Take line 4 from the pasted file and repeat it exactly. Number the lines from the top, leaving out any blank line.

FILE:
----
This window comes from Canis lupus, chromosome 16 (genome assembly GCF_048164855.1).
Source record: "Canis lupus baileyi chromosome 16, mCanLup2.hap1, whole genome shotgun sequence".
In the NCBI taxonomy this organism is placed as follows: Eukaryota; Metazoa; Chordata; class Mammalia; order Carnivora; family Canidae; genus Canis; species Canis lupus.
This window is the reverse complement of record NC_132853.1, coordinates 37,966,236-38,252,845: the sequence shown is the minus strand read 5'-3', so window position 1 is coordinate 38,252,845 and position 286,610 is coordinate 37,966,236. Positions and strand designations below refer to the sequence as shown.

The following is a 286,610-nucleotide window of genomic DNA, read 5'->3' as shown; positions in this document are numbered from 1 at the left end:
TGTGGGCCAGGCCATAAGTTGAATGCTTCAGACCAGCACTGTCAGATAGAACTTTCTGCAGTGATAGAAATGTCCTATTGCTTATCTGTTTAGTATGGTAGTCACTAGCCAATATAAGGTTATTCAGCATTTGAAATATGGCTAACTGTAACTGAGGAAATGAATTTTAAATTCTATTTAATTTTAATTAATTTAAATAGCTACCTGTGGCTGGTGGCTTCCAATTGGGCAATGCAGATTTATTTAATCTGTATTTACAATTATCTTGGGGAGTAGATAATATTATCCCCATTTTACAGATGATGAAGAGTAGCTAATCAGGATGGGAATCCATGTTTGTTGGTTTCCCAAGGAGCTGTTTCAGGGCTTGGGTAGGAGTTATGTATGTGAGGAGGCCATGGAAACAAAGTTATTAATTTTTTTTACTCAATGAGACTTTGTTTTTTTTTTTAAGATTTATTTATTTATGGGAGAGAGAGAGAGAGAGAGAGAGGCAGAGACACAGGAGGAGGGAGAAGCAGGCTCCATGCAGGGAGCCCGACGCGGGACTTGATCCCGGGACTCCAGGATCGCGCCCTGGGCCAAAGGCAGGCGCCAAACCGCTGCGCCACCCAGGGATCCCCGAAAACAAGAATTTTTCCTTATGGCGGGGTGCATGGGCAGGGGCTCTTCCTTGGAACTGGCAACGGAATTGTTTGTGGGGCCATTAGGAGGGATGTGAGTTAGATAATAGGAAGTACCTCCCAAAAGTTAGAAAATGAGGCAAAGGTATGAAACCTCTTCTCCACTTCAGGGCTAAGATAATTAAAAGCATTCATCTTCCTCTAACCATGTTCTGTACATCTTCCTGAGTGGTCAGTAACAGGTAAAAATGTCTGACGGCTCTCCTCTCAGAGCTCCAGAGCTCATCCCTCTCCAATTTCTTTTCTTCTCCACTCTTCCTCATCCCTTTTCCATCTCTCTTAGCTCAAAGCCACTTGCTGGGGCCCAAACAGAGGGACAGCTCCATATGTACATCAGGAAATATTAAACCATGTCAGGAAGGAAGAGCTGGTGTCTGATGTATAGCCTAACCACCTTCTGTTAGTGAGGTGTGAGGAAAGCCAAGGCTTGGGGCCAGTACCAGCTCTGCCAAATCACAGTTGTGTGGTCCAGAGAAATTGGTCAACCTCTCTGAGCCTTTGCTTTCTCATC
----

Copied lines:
This window is the reverse complement of record NC_132853.1, coordinates 37,966,236-38,252,845: the sequence shown is the minus strand read 5'-3', so window position 1 is coordinate 38,252,845 and position 286,610 is coordinate 37,966,236. Positions and strand designations below refer to the sequence as shown.